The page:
Microsoft R Open (MRO), Microsoft’s enhanced distribution of open source R, has been upgraded to version 3.3.3, and is now available for download for Windows, Mac, and Linux. This update upgrades the R language engine to R 3.3.3, upgrades the installer, and updates the bundled packages. R 3.3.3 makes just a few minor fixes compared to R 3.3.2 (see the full list of changes here), so you shouldn’t encounter any compatibility issues when upgrading from MRO 3.3.2. For CRAN packages, MRO 3.3.3 points to CRAN snapshot taken on March 15, 2017 but as always, you can use the built-in checkpoint package to access packages from an earlier date (for compatibility) or a later date (to access new and updated packages).

Data Science for Operational Excellence (Part-1)

R has many powerful libraries to handle operations research. This exercise tries to demonstrate a few basic functionality of R while dealing with linear programming. Linear programming is a technique for the optimization of a linear objective function, subject to linear equality and linear inequality constraints. The lpsolve package in R provides a set of functions to create models from scratch or use some prebuilt ones like the assignment and transportation problems. Answers to the exercises are available here. If you obtained a different (correct) answer than those listed on the solutions page, please feel free to post your answer as a comment on that page. Please install and load the package lpsolve and igraph before starting the exercise.

Fitting a rational function in R using ordinary least-squares regression

Here we have used linear regression by ordinary least squares (with lm) to fit distinctly nonlinear rational functions. For simplicity, these examples focus on equations of second order (or less) in both numerator and denominator, but the idea extends to higher orders. On a cautionary note, this approach seems to have numerical stability issues with some inputs. For example, if you take one of the data-simulating equations above and make selected coefficients much larger, you can create datasets that are fitted poorly by this method. And if the data-simulating function does not have the correct form (for example, if the zeroth order term in the denominator is not 1), the fitted curves can be completely wrong. For practical purposes it might be preferable to use a nonlinear least squares approach (e.g., the nls function). Still, this approach works well in many examples, and it lets you fit some curves that cannot be represented by ordinary polynomials.

Weighted Linear Support Vector Machine

Consider the spam vs ham data from this site. Let us do some basic analysis on the data with R version 3.3.3, 64 bits on qn windows machine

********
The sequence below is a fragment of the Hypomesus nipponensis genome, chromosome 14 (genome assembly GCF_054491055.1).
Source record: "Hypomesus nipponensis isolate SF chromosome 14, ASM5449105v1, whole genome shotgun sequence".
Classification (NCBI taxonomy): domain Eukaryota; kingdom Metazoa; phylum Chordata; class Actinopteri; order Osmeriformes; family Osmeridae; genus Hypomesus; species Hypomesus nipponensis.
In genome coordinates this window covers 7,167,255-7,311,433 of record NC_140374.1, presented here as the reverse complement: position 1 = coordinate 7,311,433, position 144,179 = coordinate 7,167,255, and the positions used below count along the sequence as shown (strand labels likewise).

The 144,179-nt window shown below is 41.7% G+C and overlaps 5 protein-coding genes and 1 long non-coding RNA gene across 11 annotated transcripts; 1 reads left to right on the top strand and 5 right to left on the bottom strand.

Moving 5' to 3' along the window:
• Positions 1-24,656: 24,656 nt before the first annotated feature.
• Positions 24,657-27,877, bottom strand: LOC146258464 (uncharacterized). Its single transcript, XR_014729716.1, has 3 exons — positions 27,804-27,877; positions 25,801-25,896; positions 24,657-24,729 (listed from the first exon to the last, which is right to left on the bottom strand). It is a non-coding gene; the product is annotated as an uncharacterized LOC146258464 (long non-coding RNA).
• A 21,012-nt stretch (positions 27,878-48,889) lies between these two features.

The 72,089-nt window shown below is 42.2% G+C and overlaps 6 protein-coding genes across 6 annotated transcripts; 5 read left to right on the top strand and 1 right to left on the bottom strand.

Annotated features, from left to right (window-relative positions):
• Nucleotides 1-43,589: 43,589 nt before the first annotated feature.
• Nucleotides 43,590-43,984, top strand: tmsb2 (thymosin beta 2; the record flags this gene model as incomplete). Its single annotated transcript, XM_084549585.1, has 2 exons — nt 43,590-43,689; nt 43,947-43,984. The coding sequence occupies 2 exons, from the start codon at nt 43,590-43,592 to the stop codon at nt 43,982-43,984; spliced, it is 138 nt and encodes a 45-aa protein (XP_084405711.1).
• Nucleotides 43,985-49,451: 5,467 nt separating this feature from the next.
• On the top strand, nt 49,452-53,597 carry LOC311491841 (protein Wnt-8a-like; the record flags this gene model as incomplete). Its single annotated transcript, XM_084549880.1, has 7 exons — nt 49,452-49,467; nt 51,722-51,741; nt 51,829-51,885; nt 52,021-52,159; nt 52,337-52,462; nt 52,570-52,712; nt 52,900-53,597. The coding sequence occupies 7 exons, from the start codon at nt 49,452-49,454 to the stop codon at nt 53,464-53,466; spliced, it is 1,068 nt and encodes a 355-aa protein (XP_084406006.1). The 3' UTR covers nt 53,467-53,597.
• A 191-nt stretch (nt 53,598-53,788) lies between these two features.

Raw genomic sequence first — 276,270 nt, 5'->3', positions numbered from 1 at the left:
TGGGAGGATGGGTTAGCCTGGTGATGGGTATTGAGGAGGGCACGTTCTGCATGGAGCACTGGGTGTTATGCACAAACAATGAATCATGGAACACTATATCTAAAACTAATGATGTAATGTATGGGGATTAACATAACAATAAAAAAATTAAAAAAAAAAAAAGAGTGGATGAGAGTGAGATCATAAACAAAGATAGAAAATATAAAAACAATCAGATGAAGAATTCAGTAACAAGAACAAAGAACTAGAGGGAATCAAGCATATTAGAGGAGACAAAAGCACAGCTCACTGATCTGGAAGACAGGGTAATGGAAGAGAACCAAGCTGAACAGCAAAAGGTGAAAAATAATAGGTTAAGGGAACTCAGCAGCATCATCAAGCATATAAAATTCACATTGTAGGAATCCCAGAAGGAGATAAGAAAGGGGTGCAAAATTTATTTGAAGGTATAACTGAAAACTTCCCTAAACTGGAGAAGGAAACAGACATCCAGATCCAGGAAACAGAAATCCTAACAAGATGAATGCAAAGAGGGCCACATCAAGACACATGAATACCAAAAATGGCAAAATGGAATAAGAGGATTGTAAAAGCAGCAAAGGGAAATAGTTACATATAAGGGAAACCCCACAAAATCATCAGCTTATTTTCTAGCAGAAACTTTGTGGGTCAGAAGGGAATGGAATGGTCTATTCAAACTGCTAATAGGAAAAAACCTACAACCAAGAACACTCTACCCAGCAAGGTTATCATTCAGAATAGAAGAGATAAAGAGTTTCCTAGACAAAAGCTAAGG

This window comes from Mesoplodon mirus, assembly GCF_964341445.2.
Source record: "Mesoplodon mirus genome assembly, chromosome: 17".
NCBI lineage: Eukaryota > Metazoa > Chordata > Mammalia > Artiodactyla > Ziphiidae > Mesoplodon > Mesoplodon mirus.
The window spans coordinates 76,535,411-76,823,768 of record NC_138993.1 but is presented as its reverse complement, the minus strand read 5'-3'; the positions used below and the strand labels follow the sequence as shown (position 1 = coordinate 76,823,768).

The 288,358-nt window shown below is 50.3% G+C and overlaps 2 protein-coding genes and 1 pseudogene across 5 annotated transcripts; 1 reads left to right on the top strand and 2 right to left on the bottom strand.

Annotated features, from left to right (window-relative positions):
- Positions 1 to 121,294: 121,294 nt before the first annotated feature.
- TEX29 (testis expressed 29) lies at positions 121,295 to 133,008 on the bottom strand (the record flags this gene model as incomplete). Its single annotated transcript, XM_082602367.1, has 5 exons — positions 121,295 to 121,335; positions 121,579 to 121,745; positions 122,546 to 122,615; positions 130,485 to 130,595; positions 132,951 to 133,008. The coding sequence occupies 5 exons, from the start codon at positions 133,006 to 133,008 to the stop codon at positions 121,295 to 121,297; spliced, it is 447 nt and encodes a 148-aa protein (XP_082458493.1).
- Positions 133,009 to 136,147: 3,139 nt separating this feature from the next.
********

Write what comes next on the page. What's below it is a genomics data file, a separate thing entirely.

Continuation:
Some Lesser Known Machine Learning Libraries

As promised, we have come up with yet another list of some lesser known Machine Learning Libraries that you might find interesting.

Feature Engineering in IoT Age – How to deal with IoT data and create features for machine learning?

If you ask any experienced analytics or data science professional, what differentiates a good model from a bad model – chances are that you will hear a uniform answer. Whether you call it “characteristics generation” or “variable generation” (as it was known traditionally) or “feature engineering” – the importance of this step is unanimously agreed in the data science / analytics world. This step involves creating a large and diverse set of derived variables from the base data. The richer the set of variables that are generated, the better will be your models. Most of our time and coding efforts are usually spent in the area of feature engineering. Therefore, understanding feature engineering for specific data sources is a key success factors for us. Unfortunately, most analytics courses and text books do not cover this aspect in great detail. This article is a humble effort in that direction.

A Brief History of AI

In spite of all the current hype, AI is not a new field of study, but it has its ground in the fifties. If we exclude the pure philosophical reasoning path that goes from the Ancient Greek to Hobbes, Leibniz, and Pascal, AI as we know it has been officially started in 1956 at Dartmouth College, where the most eminent experts gathered to brainstorm on intelligence simulation. This happened only a few years after Asimov set his own three laws of robotics, but more relevantly after the famous paper published by Turing (1950), where he proposes for the first time the idea of a thinking machine and the more popular Turing test to assess whether such machine shows, in fact, any intelligence. As soon as the research group at Dartmouth publicly released the contents and ideas arisen from that summer meeting, a flow of government funding was reserved for the study of creating a nonbiological intelligence.